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EPA negotiations can move if EC ‘meets us half way’

HONIARA, Solomon Islands (Solomon Star, Dec. 14, 2011) –Solomon Islands Permanent Secretary for Foreign Affairs and External Trade, Robert Sisilo, told Trade Ministers from the African, Caribbean and Pacific (ACP) Group of States meeting in Brussels last week that the Pacific is able, willing and ready for a formal negotiating session with the European Commission (EC) on the proposed Economic Partnership Agreement (EPA).

And that this will pave the way for the almost 9-year long EPA negotiations to conclude by the end of next year, at the latest.

It could be earlier if the EC, like the Pacific, also demonstrates some flexibility, on the remaining contentious issues.

"The Pacific ACP States have demonstrated flexibility on their market access offers and on the remaining contentious issues and we expect the EC to also show some flexibility and meet us half way on export taxes, global sourcing for fresh and frozen fish, development cooperation and other unresolved issues." Mr. Sisilo told the Trade Ministers from the African, Caribbean and Pacific regions.

[PIR editor’s note: Both Papua New Guinea and Fiji signed economic partnership agreements with the European Commission in 2009, which include duty- and quota-free exports to the former Commonwealth countries, markets opened to EU goods, and provisions to address technical trade barriers, among other factors.]

Besides submitting their revised market access offers, which basically are plans on how they will reduce their duties on goods imported from the EU over a given period, the Pacific ACP States have also submitted their revised EPA legal text to the EC for their consideration in mid-July.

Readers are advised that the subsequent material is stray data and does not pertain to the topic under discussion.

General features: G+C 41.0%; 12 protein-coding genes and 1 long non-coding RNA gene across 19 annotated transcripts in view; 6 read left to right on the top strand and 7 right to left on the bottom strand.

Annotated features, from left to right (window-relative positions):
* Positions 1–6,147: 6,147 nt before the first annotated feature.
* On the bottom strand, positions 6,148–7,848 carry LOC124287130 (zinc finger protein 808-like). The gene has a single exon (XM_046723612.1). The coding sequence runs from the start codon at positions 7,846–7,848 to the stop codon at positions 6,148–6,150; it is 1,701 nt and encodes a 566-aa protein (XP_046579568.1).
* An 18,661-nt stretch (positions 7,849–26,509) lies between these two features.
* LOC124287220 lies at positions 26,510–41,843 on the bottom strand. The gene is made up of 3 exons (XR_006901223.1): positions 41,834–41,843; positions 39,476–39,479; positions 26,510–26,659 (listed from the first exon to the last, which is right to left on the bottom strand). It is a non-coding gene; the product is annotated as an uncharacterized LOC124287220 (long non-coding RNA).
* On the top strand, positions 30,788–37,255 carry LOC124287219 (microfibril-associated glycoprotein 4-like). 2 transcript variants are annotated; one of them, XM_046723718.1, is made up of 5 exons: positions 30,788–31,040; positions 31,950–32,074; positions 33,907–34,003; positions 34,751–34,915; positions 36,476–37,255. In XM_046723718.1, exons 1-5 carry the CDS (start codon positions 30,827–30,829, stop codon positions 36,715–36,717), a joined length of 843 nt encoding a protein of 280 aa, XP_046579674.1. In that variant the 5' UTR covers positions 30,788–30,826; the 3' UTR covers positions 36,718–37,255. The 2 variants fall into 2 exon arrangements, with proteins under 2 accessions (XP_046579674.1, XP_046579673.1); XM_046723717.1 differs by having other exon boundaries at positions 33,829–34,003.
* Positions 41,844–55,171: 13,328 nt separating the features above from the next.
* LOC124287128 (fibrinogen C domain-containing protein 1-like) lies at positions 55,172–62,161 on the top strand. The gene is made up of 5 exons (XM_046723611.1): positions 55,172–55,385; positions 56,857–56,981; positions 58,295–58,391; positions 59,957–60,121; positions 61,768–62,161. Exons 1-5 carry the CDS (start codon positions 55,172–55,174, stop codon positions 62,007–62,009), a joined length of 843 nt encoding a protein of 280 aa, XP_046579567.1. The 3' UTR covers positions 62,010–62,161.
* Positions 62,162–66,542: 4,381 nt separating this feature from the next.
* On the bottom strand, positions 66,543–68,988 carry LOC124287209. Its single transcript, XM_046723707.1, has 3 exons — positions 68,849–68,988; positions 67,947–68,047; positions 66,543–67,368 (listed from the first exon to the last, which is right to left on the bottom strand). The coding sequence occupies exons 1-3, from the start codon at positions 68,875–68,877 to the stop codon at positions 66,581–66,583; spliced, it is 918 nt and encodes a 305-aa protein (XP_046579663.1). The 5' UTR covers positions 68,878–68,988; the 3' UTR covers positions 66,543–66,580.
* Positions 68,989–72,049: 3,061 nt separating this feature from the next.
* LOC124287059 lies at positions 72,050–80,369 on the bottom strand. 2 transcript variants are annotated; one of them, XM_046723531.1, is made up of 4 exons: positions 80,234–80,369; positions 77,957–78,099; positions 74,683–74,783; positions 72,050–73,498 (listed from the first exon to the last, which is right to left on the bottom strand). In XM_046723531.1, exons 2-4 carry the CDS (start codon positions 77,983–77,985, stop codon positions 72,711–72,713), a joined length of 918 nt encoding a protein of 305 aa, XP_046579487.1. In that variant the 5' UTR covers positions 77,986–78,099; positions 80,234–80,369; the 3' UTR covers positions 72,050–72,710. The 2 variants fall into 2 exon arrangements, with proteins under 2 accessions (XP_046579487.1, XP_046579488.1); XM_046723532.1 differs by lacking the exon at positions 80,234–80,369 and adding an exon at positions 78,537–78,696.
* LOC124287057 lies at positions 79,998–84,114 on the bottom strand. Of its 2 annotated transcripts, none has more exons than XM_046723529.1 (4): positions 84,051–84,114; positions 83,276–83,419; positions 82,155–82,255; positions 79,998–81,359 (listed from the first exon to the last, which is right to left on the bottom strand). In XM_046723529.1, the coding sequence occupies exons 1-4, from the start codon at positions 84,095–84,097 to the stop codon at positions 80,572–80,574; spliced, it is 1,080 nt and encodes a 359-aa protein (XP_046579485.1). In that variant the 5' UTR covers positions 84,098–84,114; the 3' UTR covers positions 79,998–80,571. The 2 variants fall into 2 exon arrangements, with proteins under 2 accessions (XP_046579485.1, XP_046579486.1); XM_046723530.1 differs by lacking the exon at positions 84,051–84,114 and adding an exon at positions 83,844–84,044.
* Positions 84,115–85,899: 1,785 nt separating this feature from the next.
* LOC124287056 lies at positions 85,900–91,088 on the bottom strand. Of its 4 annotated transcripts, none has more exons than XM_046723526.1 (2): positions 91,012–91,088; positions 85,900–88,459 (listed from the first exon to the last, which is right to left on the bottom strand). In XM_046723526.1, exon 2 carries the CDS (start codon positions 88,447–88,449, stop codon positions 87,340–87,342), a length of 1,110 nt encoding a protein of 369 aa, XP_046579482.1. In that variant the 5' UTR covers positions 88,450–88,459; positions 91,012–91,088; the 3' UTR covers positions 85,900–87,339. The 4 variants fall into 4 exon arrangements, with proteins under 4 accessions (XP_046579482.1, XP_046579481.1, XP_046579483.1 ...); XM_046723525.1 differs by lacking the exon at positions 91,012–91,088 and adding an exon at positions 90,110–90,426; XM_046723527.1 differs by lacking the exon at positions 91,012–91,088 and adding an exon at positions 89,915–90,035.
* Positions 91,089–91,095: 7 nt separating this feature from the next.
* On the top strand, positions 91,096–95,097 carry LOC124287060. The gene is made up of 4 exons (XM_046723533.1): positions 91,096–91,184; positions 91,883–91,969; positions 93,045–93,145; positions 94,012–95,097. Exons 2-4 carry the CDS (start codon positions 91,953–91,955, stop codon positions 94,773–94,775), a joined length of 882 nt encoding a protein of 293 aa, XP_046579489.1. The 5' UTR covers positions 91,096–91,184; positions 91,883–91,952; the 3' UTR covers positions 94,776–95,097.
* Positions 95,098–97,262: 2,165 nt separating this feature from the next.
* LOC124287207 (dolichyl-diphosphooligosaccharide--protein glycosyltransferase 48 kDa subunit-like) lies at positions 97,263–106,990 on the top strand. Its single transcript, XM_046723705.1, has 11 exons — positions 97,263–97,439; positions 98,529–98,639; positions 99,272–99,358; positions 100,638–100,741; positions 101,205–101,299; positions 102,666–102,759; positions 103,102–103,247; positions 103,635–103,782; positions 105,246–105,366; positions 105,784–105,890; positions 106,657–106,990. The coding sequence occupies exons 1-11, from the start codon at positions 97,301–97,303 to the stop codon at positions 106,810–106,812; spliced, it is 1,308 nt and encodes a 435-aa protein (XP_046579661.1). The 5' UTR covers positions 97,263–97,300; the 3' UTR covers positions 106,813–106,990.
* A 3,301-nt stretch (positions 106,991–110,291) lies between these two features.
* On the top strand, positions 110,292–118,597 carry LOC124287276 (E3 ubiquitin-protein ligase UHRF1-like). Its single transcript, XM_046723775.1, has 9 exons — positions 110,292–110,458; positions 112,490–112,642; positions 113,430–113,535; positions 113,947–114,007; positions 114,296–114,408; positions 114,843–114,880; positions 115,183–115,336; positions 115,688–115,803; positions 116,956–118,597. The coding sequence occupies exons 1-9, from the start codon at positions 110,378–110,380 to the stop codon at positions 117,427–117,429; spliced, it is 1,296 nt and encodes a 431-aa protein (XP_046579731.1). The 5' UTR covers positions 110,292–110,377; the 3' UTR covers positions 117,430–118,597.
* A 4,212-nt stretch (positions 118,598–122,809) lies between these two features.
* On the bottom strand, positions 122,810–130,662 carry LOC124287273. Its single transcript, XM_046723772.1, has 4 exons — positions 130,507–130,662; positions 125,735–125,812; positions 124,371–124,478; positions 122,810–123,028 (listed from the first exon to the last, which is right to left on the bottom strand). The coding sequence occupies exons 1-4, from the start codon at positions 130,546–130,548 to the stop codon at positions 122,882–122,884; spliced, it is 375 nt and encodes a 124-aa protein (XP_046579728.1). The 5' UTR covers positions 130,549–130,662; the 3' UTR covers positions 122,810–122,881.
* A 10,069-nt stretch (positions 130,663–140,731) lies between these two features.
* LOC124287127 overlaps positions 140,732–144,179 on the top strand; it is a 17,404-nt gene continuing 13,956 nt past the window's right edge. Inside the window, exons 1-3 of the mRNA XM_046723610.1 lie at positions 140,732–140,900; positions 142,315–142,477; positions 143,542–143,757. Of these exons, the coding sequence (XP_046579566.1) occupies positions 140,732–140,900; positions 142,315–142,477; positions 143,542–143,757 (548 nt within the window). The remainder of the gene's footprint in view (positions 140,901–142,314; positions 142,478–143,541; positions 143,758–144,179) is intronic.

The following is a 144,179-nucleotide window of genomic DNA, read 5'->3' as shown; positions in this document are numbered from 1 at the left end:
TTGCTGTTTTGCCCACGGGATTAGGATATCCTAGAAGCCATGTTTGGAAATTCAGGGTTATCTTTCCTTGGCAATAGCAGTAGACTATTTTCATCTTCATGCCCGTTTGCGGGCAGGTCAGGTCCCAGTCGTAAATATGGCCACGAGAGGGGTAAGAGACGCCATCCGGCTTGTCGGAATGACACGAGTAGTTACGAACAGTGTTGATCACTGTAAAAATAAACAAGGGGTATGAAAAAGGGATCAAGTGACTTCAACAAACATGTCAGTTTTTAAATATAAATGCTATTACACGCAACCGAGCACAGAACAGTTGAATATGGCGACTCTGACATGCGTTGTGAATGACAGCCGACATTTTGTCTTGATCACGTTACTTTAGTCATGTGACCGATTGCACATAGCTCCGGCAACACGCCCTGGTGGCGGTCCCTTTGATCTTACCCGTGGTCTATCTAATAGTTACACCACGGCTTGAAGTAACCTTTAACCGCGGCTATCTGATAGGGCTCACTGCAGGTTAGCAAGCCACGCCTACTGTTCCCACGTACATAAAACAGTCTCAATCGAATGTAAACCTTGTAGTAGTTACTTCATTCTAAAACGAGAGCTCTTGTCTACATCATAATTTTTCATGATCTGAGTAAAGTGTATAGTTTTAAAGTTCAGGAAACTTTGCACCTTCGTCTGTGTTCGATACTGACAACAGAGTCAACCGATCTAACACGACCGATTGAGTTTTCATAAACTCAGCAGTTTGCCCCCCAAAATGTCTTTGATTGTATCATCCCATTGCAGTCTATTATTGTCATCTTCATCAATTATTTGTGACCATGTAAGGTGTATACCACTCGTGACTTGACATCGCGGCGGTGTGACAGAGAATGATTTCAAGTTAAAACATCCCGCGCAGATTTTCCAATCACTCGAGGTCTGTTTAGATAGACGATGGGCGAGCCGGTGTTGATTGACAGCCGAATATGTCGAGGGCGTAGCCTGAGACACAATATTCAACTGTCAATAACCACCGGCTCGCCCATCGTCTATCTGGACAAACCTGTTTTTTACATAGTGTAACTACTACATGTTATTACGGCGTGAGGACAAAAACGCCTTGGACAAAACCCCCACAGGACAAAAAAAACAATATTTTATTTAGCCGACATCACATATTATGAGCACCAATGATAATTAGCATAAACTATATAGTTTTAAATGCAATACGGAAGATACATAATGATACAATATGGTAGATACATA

The text was revised following an intensive process of national consultations in all Pacific ACP States.

"The submission of these revised draft market access offers and the revised draft legal text are in no way a small undertaking and is a clear demonstration of the region’s strong commitment to concluding the EPA negotiations in 2012," Mr. Sisilo stressed.

Despite his disappointment on the lack of a formal negotiating session with the EC during the course of this year, Mr. Sisilo was happy to note that his region did have informal discussions with the EC in late November.

And it is very likely that the next formal negotiating session will take place during the first quarter of next year.

"We really look forward to successfully conclude our EPA negotiations with the EC next year and to building a strong and long-lasting partnership with the EU well beyond the Cotonou Partnership Agreement that will lapse in 2020," Mr. Sisilo said.

ACP Trade Ministers were meeting in Brussels last week to see how best they can all move forward in their EPA negotiations with the EC before they meet their EU counterparts on Monday this week before heading to Geneva for the 8th WTO Ministerial Conference.

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